Keeping people engaged isn’t about putting a noise meter on the scoreboard. It’s not playing the Chicken Dance and showing people doing it. Let people invest emotionally into what’s going on instead of telling them what to do. Make them want to start a “Let’s Go Buffalo!” chant instead of having the organ do it for them. Creating that culture of organic support is what’s going to make that arena a fun place to be.
The game presentation needs to be exactly that: presenting the game.
The music (which I’ve criticized incessantly as being way too oblivious) needs to be more deliberate. Not deliberate in the way they play “Sweet Caroline” to get people to cheer, but in that it’s chosen specifically to enhance the moment in which it’s chosen. It’s building up to the team taking the ice. It’s playing an energetic song as the team heads to the powerplay. It’s finding a goal song that people will embrace and give them chills when they hear it away from the rink. It’s about not playing some dumb disposable top 40 dance hit right after a fight. It’s maximizing the moment.
Everyone has seen Rudy right? Watch this and think about how the soundtrack to this scene sets the tone. Then, watch it again with the clip muted and some Katy Perry song playing instead. It’s the same visual, but the context is different. That’s what the music should do and why it’s important. It’s not about playing things people like. I could list a bunch of songs that I absolutely love to death that I’d never ever want them to play at a game. It’s about playing what sets the right tone. Keeping the energy flowing. Accentuating what’s happening on the ice.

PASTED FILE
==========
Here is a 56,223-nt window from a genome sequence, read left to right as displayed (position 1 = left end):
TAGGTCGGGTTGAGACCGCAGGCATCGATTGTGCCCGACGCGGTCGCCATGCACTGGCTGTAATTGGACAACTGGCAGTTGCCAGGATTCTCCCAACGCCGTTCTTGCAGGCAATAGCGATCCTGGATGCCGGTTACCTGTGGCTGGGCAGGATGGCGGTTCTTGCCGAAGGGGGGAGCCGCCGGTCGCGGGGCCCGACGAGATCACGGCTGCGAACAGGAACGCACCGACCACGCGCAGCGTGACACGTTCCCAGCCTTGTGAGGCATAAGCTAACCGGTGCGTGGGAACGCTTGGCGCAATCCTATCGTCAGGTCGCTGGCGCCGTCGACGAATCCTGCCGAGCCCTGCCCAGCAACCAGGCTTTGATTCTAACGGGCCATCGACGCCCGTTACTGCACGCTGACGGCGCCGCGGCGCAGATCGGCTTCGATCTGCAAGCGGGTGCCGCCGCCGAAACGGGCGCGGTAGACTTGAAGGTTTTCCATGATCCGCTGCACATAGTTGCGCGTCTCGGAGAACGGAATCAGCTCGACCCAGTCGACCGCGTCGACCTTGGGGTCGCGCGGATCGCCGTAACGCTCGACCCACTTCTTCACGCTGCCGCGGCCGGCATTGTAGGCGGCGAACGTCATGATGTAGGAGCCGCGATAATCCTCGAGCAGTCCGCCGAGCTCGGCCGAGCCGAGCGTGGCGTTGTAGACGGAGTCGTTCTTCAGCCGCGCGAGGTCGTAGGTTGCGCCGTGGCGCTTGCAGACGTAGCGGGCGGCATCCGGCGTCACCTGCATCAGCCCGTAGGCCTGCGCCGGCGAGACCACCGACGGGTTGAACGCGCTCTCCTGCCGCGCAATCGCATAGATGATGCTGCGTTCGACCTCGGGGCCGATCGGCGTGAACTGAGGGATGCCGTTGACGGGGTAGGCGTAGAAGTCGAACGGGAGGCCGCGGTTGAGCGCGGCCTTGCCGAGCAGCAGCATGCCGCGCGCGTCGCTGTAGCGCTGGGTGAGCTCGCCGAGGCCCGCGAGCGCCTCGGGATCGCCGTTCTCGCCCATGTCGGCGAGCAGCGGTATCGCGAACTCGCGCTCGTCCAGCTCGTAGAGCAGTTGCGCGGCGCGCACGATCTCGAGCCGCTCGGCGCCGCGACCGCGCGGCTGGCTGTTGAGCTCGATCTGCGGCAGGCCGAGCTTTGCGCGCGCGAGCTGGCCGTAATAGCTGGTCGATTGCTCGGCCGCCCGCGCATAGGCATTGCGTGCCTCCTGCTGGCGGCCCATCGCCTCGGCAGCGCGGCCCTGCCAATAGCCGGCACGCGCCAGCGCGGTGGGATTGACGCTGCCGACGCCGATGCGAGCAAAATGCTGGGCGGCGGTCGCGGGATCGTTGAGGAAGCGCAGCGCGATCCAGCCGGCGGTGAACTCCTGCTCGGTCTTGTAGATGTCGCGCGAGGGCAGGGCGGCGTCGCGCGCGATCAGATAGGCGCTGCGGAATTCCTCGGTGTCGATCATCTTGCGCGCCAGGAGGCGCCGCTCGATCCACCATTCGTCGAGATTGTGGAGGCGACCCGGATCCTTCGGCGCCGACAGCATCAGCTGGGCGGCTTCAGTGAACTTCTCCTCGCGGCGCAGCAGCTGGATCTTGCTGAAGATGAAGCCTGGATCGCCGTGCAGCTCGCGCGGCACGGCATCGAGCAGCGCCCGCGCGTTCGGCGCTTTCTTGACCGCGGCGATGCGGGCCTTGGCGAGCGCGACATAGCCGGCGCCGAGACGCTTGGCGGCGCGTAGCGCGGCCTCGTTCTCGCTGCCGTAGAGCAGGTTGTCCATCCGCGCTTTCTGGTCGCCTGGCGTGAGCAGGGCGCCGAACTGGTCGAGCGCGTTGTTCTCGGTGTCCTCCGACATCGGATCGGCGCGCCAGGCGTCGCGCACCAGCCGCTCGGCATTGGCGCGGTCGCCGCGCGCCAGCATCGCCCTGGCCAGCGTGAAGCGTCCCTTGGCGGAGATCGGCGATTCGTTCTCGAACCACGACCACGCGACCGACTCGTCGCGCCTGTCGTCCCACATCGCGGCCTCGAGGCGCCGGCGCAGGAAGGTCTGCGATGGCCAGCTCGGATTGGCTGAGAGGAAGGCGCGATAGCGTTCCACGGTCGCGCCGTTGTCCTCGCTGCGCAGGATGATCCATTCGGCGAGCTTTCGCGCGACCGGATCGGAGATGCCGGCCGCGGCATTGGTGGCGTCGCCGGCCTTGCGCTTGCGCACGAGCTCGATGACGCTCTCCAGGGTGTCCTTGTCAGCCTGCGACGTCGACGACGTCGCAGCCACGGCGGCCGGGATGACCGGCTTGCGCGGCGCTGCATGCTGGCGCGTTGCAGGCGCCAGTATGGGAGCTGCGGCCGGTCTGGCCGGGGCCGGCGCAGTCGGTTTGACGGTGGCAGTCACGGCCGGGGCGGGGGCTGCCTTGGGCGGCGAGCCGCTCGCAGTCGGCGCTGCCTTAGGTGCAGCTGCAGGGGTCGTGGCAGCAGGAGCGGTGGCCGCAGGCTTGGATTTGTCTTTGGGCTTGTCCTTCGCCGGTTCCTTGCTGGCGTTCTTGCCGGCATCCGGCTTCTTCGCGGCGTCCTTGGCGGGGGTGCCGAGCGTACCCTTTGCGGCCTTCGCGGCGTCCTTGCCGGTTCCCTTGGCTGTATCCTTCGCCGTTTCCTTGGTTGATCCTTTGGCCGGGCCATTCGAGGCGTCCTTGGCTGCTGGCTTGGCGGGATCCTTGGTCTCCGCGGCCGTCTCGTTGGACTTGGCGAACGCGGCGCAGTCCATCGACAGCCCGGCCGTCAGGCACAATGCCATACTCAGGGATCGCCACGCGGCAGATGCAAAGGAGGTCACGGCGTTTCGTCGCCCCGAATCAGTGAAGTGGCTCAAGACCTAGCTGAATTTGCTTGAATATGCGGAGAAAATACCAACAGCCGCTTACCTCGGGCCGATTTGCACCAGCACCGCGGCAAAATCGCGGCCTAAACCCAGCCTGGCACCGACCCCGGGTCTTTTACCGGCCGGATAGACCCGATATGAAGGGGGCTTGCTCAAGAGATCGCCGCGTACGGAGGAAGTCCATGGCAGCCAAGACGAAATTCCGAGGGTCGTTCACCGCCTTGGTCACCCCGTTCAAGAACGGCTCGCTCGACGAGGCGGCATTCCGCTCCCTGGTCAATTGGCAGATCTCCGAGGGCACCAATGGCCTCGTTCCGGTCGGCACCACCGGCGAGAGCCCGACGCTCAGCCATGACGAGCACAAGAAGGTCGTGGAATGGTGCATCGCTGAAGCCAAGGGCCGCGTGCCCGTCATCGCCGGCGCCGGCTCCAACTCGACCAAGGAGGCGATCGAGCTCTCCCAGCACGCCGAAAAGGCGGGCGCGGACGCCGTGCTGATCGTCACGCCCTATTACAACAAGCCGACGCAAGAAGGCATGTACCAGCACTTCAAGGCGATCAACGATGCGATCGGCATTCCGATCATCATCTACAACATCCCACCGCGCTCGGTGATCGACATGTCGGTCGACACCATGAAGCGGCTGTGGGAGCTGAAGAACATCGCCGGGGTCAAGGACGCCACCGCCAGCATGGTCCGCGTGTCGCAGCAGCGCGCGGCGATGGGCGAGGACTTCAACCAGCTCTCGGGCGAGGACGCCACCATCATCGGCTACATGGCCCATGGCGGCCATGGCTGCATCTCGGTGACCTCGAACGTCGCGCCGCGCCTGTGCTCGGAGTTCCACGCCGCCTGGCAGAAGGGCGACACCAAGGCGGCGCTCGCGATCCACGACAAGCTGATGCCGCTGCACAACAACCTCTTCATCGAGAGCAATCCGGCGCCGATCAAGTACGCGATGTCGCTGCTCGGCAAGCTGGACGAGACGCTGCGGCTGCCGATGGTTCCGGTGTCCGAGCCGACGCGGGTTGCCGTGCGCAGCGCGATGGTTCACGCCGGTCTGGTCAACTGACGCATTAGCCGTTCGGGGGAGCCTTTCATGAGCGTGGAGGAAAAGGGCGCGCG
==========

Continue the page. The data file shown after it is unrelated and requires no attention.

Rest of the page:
So we could talk about what song should be on the intro video (I’d pick Foo Fighters’ “Bridge Burning”). Or what they should have as a goal song (The Gaslight Anthem’s “Howl,” obviously) or what to play when the team comes back out on to the ice at intermission or what other random song. We could talk about what fits in each situation, but the thing is, it needs to applied properly.
There hasn’t been that awareness in the past, and it’s still not there. You’re not playing music that people like, you’re supposed to be playing the right music for the room. Getting a disc jockey who can push the right buttons can improve the product in so many ways.
Again, it’s what’s on the ice that’s important. That’s why anything discussed is even a thing. People want to watch hockey. Sports arenas are built to maximize how many people can watch. Everything has evolved from that core concept.
As an organization, everyone that works to put on the show during a game night has extremely minimal control over what the final score is. It’s about framing it to the best possible extent.
I think everyone just wants to be able to go to a game and enjoy it. Find a way to make that happen on a regular basis.